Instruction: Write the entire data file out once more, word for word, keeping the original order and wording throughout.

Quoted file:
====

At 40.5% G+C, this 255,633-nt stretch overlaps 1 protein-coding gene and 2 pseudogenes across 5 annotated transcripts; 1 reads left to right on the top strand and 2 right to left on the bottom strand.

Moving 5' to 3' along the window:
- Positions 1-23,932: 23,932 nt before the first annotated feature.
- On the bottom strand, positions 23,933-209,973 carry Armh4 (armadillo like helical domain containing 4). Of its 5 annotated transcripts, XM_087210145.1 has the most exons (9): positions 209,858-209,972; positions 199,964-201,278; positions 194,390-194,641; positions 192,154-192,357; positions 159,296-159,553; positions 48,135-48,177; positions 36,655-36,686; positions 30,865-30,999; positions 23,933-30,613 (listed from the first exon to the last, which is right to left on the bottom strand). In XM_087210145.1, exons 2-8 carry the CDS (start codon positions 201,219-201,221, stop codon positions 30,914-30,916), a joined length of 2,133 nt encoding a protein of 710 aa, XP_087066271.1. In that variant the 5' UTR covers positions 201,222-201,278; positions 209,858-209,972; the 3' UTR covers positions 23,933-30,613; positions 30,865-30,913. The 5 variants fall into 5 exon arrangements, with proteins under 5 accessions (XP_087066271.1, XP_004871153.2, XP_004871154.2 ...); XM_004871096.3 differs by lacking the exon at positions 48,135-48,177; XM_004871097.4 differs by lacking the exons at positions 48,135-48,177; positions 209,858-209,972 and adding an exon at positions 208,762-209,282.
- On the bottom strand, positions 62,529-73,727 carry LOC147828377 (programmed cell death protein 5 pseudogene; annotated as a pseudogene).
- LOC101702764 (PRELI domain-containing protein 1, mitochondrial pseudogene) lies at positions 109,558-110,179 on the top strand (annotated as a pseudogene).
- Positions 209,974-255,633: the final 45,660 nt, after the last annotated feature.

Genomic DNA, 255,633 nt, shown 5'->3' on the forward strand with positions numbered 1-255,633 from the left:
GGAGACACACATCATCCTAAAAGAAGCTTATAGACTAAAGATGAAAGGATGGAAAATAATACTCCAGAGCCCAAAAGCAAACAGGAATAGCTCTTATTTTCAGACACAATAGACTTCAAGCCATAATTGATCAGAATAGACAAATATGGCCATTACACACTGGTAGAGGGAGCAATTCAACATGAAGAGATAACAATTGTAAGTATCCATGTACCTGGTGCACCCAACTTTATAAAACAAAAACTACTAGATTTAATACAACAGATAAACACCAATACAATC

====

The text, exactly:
At 40.5% G+C, this 255,633-nt stretch overlaps 1 protein-coding gene and 2 pseudogenes across 5 annotated transcripts; 1 reads left to right on the top strand and 2 right to left on the bottom strand.

Moving 5' to 3' along the window:
- Positions 1-23,932: 23,932 nt before the first annotated feature.
- On the bottom strand, positions 23,933-209,973 carry Armh4 (armadillo like helical domain containing 4). Of its 5 annotated transcripts, XM_087210145.1 has the most exons (9): positions 209,858-209,972; positions 199,964-201,278; positions 194,390-194,641; positions 192,154-192,357; positions 159,296-159,553; positions 48,135-48,177; positions 36,655-36,686; positions 30,865-30,999; positions 23,933-30,613 (listed from the first exon to the last, which is right to left on the bottom strand). In XM_087210145.1, exons 2-8 carry the CDS (start codon positions 201,219-201,221, stop codon positions 30,914-30,916), a joined length of 2,133 nt encoding a protein of 710 aa, XP_087066271.1. In that variant the 5' UTR covers positions 201,222-201,278; positions 209,858-209,972; the 3' UTR covers positions 23,933-30,613; positions 30,865-30,913. The 5 variants fall into 5 exon arrangements, with proteins under 5 accessions (XP_087066271.1, XP_004871153.2, XP_004871154.2 ...); XM_004871096.3 differs by lacking the exon at positions 48,135-48,177; XM_004871097.4 differs by lacking the exons at positions 48,135-48,177; positions 209,858-209,972 and adding an exon at positions 208,762-209,282.
- On the bottom strand, positions 62,529-73,727 carry LOC147828377 (programmed cell death protein 5 pseudogene; annotated as a pseudogene).
- LOC101702764 (PRELI domain-containing protein 1, mitochondrial pseudogene) lies at positions 109,558-110,179 on the top strand (annotated as a pseudogene).
- Positions 209,974-255,633: the final 45,660 nt, after the last annotated feature.

Genomic DNA, 255,633 nt, shown 5'->3' on the forward strand with positions numbered 1-255,633 from the left:
GGAGACACACATCATCCTAAAAGAAGCTTATAGACTAAAGATGAAAGGATGGAAAATAATACTCCAGAGCCCAAAAGCAAACAGGAATAGCTCTTATTTTCAGACACAATAGACTTCAAGCCATAATTGATCAGAATAGACAAATATGGCCATTACACACTGGTAGAGGGAGCAATTCAACATGAAGAGATAACAATTGTAAGTATCCATGTACCTGGTGCACCCAACTTTATAAAACAAAAACTACTAGATTTAATACAACAGATAAACACCAATACAATC